Another wrote, "I like Barney Killigen very very much. The only fault I can possibly find with the story is that Killigen is off stage so much. We do like to see him follow his mysterious actions a little more than to be told about them after they occur."
In the final example was, "On our last Paul Pry story I was very glad to see that you had injected more action scenes in this particular yarn in your previous ones. Considering the type of reader that is buying Gang War, I think each Paul Pry story should have a goodly amount of action-conflict."
Lesson Five: Putting it all together
Gardner was a trained (self trained) lawyer, and like every good lawyer Gardner prepared a brief of what he had learned. He reduced everything he learned to a single index card which he could pop up in front of himself while he sat at his typewriter. What was on that index card?
"Work on every plot until you have
1. Unusual opening incident
2. Complete character conflicts
3. Some emotional appeal
4. Some unusual slant of characters and situation
5. All stock situations eliminated
Make a genuine reader suspense in which he doesn't know what will happen next and surprised either by
(a) What does happen
(b) the way in which it happens."
Like many good authors, Gardner could not keep his lessons to himself. One of the joys of a writer community is the willingness to share our craft and what we have learned with fellow authors, regardless if they are well published are just starting out. Gardner shared these lessons with other writers. One of his pieces of advice that has been preserved to this day was written to beginning writer and a neighbor of this. Gardner wrote, "The main criticism I have had with your stories was that your characterization wasn't clear and that you wrote the whole thing as though it had happened. The reader wants to feel it is happening. In other words, don't step outside of your plot and write it as history. No one gives a damn about history. Write so that your reader is sucked into this world of the action, build suspense.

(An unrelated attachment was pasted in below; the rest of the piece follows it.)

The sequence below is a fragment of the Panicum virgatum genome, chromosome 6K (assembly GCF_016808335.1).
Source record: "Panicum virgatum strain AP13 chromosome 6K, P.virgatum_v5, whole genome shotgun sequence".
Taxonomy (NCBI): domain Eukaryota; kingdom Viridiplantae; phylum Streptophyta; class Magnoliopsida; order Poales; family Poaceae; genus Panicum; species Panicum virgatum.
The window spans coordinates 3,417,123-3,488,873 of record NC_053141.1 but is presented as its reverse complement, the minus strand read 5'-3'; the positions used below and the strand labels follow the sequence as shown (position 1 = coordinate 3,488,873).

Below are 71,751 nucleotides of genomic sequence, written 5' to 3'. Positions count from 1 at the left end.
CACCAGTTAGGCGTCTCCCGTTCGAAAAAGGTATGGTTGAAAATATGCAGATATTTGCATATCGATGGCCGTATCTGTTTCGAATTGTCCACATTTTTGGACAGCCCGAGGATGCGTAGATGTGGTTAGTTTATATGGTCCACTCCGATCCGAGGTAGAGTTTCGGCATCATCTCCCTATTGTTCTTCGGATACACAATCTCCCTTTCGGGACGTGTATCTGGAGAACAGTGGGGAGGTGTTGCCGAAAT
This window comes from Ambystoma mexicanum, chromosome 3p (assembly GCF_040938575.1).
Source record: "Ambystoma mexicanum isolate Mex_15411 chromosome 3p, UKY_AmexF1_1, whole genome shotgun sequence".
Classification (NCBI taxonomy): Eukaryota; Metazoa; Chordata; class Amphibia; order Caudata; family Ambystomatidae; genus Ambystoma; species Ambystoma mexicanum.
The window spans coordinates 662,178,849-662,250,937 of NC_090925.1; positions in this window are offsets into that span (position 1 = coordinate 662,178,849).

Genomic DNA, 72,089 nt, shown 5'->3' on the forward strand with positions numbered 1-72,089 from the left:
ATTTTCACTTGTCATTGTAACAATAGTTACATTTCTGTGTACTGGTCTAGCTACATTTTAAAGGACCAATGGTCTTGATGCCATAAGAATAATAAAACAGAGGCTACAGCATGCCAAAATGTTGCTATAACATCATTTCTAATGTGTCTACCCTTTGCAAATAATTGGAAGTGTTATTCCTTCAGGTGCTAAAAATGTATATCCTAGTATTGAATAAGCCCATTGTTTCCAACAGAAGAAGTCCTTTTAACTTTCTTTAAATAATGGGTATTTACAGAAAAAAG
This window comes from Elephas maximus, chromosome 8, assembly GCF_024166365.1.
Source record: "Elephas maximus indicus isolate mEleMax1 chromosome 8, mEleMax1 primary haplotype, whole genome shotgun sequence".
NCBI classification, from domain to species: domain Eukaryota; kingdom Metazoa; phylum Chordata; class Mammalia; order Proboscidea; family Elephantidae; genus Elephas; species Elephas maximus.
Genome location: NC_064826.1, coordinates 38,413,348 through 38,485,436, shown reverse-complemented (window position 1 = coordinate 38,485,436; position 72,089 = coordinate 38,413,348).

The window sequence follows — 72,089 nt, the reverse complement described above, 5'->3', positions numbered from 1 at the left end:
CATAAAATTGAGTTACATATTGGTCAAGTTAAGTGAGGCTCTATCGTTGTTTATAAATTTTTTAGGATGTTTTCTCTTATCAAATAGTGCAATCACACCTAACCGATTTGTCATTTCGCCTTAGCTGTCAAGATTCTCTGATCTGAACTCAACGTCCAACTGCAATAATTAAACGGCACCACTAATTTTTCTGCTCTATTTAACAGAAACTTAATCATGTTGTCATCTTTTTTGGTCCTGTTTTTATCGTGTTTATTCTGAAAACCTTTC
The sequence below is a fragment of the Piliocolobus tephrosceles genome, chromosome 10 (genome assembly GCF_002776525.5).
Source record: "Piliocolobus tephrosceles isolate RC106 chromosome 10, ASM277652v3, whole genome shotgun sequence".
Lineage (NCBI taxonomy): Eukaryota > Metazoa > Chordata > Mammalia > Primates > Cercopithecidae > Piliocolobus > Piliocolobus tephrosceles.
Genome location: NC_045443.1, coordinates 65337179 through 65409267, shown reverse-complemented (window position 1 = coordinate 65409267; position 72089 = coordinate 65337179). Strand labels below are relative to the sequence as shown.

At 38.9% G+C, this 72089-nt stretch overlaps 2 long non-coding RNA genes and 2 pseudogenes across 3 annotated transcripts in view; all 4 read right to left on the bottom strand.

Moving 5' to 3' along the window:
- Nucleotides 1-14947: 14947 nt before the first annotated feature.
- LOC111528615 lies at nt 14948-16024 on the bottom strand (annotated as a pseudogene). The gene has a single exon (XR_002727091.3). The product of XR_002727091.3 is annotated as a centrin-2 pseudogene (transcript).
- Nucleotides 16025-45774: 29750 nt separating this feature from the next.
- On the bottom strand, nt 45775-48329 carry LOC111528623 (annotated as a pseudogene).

"One good rule is to get an attractive hero in the first sentence, get him into trouble in the first paragraph. Have a villain in the second paragraph. Then put in three pages getting the hero in a worse predicament. Have him grasp the solution which gets them out of the frying pan into the fire. Introduce the heroine. Get the hero out of the fire and have him pull the heroine out.
"But the wood pulps want a hero. For the most part they want a manly, young, attractive hero who possesses almost superhuman qualities, either patent or dormant. They want they yarn in the third person for the most part, and they want action.
"Try to write a story without a single cut back. That is start it and have it sweep along, one thing to another, with every single detail told by action. Don't say that the villain is a mean man with a wicked wallop. Show him sliding from his horse in a rage because the animal jerks away from him. Show him swing a terrific fist and crash the horse on the nose. That gives the reader the idea of the wickedness in his wallop. Then when the villain advances toward the hero with double fist the reader gets some suspense because he seemed what happened to the horse. But if you tell the reader the villain is bad and has a mean wallop it's history, and the less history you get in a yarn the better your chance."